UN climate change convention calls for new carbon emissions framework by 2015
The United Nations Framework Convention on Climate Change has agreed to negotiate a new, legally binding and globally applicable agreement on reduction of carbon emissions by 2015.
The agreement is expected to come into force beginning 2020 and will involve wide-ranging negotiations to be undertaken to arrive at the final draft of guidelines.
In the interim period between now and 2020, the second commitment period of the Kyoto Protocol kicks in and the new guidelines will be further developments on this.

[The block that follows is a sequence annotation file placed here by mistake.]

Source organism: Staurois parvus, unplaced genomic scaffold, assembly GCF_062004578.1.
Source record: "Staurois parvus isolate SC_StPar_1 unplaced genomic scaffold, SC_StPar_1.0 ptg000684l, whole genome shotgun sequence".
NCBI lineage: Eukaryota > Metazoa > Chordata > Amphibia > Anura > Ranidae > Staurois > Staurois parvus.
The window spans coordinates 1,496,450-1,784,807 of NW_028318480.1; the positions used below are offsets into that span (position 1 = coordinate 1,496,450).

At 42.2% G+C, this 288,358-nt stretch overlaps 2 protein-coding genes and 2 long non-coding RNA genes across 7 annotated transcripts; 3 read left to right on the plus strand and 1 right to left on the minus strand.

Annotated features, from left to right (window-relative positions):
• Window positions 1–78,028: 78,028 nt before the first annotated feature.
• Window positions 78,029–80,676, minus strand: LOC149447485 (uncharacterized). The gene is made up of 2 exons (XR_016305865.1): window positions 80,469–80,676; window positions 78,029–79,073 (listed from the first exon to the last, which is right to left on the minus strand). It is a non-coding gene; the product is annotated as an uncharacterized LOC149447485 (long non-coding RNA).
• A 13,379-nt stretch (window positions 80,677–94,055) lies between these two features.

The European Union will continue to works towards deploying €7.2bn to combat climate change and the convention in Doha envisages a further $100bn per annum for developing countries to be made available by 2020.
To be mopped up from public, private and alternative sources the funding will call for developing countries, in exchange, take concrete steps to reduce carbon emissions.
Commenting on the convention UK Department of Energy and Climate Change said, "Overall, the Doha conference represents a useful step forward.
"It has re-affirmed the commitment to a 2015 global agreement, given space and a process for focus on raising shorter term ambition, and preserved the Kyoto Protocol and a wider rules based system that will help form the foundations of the new agreement."